06/15/2021, 17.33
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Xinjiang’s Han Chinese growing faster than Uyghurs

The difference in growth rates (25 versus 16 per cent) is due to strong Han migration from other parts of the country. For experts, this confirms that China wants to reduce the demographic weight of the Muslim minority. China rejects genocide charges, claiming that economic development in the region is pushing Uyghurs to marry later and have fewer children.

Beijing (AsiaNews) – In Xinjiang, the ethnic Han Chinese population has grown faster than the Uyghur population.

A majority in the rest of China, Han Chinese increased by 25 per cent in the autonomous region between 2010 and 2020.

Meanwhile, the Turkic-speaking Muslim minority, which, according to a broad international consensus, is the victim of genocide by the Chinese Government, grew by 16 per cent.

The numbers come from the provincial government, which released a summary based on the national census, published on 11 May. The full results have not yet been made public.

Out of Xinjiang's 25.9 million inhabitants, 11.6 million are Uyghurs and 10.9 million are Han Chinese. According to the authorities, the latter’s increase is due to migration from other parts of the country.

Independent researchers and academics interviewed by the South China Morning Post note that census numbers confirm accusations that Beijing wants to reduce the demographic weight of the region's Muslim minorities, which China’s leaders have linked to separatism and terrorism.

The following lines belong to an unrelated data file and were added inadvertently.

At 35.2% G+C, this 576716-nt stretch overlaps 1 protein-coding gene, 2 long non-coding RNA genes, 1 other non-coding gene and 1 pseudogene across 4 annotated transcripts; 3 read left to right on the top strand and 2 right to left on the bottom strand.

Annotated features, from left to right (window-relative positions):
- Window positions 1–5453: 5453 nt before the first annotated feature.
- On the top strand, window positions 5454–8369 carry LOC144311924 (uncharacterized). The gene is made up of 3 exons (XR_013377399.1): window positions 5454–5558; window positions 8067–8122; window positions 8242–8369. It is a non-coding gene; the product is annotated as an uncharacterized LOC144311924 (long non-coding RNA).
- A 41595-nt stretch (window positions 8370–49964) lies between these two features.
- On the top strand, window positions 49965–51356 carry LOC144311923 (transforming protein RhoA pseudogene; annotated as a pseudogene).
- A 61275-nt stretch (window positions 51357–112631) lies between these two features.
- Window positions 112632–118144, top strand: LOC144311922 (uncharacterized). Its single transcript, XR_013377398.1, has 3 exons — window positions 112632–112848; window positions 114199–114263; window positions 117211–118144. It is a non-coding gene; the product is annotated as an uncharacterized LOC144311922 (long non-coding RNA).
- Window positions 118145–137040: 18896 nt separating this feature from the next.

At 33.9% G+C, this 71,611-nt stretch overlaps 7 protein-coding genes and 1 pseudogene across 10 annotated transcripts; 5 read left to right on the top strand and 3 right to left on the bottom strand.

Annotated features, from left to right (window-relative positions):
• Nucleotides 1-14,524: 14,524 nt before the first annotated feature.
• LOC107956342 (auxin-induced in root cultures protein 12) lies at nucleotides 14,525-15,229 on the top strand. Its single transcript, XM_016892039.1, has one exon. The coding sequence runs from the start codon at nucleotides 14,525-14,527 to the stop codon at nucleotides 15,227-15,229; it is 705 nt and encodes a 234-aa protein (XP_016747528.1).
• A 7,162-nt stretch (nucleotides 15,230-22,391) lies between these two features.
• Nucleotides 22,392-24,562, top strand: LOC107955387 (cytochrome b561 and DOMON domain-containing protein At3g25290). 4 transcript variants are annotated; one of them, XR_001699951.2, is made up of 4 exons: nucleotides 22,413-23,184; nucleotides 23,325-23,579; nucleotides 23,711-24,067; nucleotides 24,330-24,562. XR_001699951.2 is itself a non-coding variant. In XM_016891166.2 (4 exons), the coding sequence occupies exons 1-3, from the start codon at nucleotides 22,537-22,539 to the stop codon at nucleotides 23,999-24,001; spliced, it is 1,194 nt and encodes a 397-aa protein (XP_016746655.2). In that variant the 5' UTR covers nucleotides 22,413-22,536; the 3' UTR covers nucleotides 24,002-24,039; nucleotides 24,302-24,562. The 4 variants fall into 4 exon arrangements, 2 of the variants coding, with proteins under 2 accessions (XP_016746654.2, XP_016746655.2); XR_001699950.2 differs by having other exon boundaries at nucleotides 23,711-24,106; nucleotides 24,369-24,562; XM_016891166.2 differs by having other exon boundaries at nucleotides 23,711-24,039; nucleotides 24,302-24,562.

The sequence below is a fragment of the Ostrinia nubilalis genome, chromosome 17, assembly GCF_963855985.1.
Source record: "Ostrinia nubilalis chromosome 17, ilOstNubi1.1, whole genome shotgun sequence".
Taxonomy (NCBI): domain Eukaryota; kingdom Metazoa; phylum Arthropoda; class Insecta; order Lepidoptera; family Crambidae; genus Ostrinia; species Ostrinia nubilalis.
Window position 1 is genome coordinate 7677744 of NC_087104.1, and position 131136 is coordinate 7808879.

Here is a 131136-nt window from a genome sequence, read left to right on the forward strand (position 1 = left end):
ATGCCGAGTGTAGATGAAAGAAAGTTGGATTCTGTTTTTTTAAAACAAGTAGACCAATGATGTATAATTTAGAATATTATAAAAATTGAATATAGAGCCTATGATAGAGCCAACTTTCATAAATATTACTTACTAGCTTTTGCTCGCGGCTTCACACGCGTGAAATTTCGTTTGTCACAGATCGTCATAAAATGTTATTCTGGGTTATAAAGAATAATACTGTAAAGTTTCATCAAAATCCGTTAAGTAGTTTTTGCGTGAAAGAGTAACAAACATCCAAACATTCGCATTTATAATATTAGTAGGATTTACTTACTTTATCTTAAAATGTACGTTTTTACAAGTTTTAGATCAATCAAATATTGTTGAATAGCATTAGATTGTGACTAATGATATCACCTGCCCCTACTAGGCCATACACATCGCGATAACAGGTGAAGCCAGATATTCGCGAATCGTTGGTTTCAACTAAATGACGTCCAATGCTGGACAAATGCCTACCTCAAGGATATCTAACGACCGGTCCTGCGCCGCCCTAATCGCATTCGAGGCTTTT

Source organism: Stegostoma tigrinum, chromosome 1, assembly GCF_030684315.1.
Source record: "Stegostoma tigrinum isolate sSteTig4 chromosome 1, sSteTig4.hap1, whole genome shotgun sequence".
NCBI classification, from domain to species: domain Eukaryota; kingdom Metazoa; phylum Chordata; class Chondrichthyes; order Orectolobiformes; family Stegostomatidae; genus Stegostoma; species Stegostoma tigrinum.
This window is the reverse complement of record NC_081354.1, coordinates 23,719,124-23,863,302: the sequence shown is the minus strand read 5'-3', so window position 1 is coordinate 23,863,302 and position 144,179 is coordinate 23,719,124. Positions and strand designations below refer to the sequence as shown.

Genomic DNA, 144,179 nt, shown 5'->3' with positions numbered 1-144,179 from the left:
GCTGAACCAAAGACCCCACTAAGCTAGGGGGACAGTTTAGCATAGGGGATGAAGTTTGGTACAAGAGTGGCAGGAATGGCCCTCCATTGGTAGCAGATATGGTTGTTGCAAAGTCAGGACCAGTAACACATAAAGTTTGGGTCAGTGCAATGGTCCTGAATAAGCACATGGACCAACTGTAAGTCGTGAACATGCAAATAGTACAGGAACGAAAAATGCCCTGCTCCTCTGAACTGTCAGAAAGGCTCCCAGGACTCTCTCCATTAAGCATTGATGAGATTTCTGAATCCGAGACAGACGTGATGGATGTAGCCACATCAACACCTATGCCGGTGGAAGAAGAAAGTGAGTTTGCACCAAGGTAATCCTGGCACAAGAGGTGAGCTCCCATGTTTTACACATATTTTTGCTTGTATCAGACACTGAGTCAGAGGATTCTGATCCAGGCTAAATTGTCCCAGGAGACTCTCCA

According to data from experts and humanitarian organisations, confirmed by the United Nations, the Chinese authorities detain or have detained more than a million Uyghurs, Kazakhs and Kyrgyz in Xinjiang concentration camps.

Media revelations have highlighted the existence of labour camps in the region, with hundreds of thousands of people apparently forced to work, especially picking cotton.

Some scholars also claim that the Chinese government is conducting a local campaign of forced sterilisations to control the growth of the Uyghur population.

Chinese authorities have denied all these accusations, claiming that the camps in Xinjiang are vocational establishments, part of projects to reduce poverty and fight terrorism and separatism.

The official line is that no human rights violation are taking place in the region, and that Han Chinese and minority Muslims live in harmony.

To dismiss the accusation of genocide (the attempt to annihilate an ethnic group), the argument used by China’s Communist leaders and some Chinese academics is that the Uyghur population is on the rise.

However, the census shows a rapidly declining population growth rate, especially in southern Xinjiang, where most of the Muslim population is concentrated.

Chinese authorities have countered this argument saying that this is caused by local economic development, with Uyghurs and other minorities choosing to marry later and have fewer children.

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